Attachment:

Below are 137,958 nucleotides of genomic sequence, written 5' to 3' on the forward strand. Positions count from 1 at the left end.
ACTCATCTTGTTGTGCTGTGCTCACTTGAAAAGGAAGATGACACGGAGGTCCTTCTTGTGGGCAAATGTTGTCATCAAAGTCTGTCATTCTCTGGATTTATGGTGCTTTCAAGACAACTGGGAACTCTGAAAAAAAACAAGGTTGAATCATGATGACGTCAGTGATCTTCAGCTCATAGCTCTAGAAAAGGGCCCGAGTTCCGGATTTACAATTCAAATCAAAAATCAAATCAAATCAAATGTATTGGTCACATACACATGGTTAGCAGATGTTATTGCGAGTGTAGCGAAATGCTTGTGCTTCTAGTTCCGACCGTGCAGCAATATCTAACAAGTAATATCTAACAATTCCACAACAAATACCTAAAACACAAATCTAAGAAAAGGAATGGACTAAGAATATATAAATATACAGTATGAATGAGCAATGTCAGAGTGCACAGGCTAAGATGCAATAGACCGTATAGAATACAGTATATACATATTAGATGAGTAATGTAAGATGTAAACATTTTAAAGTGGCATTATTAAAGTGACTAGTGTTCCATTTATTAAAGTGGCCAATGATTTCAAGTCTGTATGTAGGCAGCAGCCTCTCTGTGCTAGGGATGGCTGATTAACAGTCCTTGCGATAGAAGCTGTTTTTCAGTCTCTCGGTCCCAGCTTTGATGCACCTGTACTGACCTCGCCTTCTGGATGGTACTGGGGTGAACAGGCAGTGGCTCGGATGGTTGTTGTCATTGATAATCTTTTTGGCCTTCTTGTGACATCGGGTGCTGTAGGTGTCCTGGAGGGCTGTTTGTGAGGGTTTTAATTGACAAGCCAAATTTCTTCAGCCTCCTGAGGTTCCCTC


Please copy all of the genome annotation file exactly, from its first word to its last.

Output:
Below are 137,958 nucleotides of genomic sequence, written 5' to 3' on the forward strand. Positions count from 1 at the left end.
ACTCATCTTGTTGTGCTGTGCTCACTTGAAAAGGAAGATGACACGGAGGTCCTTCTTGTGGGCAAATGTTGTCATCAAAGTCTGTCATTCTCTGGATTTATGGTGCTTTCAAGACAACTGGGAACTCTGAAAAAAAACAAGGTTGAATCATGATGACGTCAGTGATCTTCAGCTCATAGCTCTAGAAAAGGGCCCGAGTTCCGGATTTACAATTCAAATCAAAAATCAAATCAAATCAAATGTATTGGTCACATACACATGGTTAGCAGATGTTATTGCGAGTGTAGCGAAATGCTTGTGCTTCTAGTTCCGACCGTGCAGCAATATCTAACAAGTAATATCTAACAATTCCACAACAAATACCTAAAACACAAATCTAAGAAAAGGAATGGACTAAGAATATATAAATATACAGTATGAATGAGCAATGTCAGAGTGCACAGGCTAAGATGCAATAGACCGTATAGAATACAGTATATACATATTAGATGAGTAATGTAAGATGTAAACATTTTAAAGTGGCATTATTAAAGTGACTAGTGTTCCATTTATTAAAGTGGCCAATGATTTCAAGTCTGTATGTAGGCAGCAGCCTCTCTGTGCTAGGGATGGCTGATTAACAGTCCTTGCGATAGAAGCTGTTTTTCAGTCTCTCGGTCCCAGCTTTGATGCACCTGTACTGACCTCGCCTTCTGGATGGTACTGGGGTGAACAGGCAGTGGCTCGGATGGTTGTTGTCATTGATAATCTTTTTGGCCTTCTTGTGACATCGGGTGCTGTAGGTGTCCTGGAGGGCTGTTTGTGAGGGTTTTAATTGACAAGCCAAATTTCTTCAGCCTCCTGAGGTTCCCTC